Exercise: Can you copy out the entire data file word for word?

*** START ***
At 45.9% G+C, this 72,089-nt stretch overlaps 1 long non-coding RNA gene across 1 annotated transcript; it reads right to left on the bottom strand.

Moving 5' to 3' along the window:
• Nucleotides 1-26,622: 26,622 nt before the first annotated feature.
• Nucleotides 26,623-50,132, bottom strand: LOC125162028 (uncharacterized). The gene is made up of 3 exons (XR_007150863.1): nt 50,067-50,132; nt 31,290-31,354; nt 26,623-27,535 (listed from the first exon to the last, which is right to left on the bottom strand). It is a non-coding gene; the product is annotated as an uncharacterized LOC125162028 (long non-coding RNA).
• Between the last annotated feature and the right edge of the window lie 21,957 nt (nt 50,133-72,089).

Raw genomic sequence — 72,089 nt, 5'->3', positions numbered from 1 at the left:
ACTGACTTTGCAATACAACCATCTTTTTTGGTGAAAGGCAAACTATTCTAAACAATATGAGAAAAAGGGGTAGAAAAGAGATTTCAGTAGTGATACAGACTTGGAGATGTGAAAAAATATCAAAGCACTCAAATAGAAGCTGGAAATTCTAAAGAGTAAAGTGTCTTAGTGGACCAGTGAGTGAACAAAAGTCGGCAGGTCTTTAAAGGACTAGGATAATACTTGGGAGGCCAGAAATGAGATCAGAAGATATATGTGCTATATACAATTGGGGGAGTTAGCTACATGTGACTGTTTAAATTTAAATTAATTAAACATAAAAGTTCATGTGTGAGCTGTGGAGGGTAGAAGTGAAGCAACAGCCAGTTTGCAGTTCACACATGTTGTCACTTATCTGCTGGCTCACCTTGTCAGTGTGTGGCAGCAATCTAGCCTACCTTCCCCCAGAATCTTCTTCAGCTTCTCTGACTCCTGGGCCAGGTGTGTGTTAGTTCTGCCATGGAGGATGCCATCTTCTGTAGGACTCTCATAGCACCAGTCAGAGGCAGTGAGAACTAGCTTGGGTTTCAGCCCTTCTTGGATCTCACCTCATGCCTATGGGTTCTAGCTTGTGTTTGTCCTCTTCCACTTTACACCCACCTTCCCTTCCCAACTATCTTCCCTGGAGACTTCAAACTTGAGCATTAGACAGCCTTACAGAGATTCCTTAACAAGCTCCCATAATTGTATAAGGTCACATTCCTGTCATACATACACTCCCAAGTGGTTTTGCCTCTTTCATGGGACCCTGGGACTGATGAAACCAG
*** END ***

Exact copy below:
At 45.9% G+C, this 72,089-nt stretch overlaps 1 long non-coding RNA gene across 1 annotated transcript; it reads right to left on the bottom strand.

Moving 5' to 3' along the window:
• Nucleotides 1-26,622: 26,622 nt before the first annotated feature.
• Nucleotides 26,623-50,132, bottom strand: LOC125162028 (uncharacterized). The gene is made up of 3 exons (XR_007150863.1): nt 50,067-50,132; nt 31,290-31,354; nt 26,623-27,535 (listed from the first exon to the last, which is right to left on the bottom strand). It is a non-coding gene; the product is annotated as an uncharacterized LOC125162028 (long non-coding RNA).
• Between the last annotated feature and the right edge of the window lie 21,957 nt (nt 50,133-72,089).

Raw genomic sequence — 72,089 nt, 5'->3', positions numbered from 1 at the left:
ACTGACTTTGCAATACAACCATCTTTTTTGGTGAAAGGCAAACTATTCTAAACAATATGAGAAAAAGGGGTAGAAAAGAGATTTCAGTAGTGATACAGACTTGGAGATGTGAAAAAATATCAAAGCACTCAAATAGAAGCTGGAAATTCTAAAGAGTAAAGTGTCTTAGTGGACCAGTGAGTGAACAAAAGTCGGCAGGTCTTTAAAGGACTAGGATAATACTTGGGAGGCCAGAAATGAGATCAGAAGATATATGTGCTATATACAATTGGGGGAGTTAGCTACATGTGACTGTTTAAATTTAAATTAATTAAACATAAAAGTTCATGTGTGAGCTGTGGAGGGTAGAAGTGAAGCAACAGCCAGTTTGCAGTTCACACATGTTGTCACTTATCTGCTGGCTCACCTTGTCAGTGTGTGGCAGCAATCTAGCCTACCTTCCCCCAGAATCTTCTTCAGCTTCTCTGACTCCTGGGCCAGGTGTGTGTTAGTTCTGCCATGGAGGATGCCATCTTCTGTAGGACTCTCATAGCACCAGTCAGAGGCAGTGAGAACTAGCTTGGGTTTCAGCCCTTCTTGGATCTCACCTCATGCCTATGGGTTCTAGCTTGTGTTTGTCCTCTTCCACTTTACACCCACCTTCCCTTCCCAACTATCTTCCCTGGAGACTTCAAACTTGAGCATTAGACAGCCTTACAGAGATTCCTTAACAAGCTCCCATAATTGTATAAGGTCACATTCCTGTCATACATACACTCCCAAGTGGTTTTGCCTCTTTCATGGGACCCTGGGACTGATGAAACCAG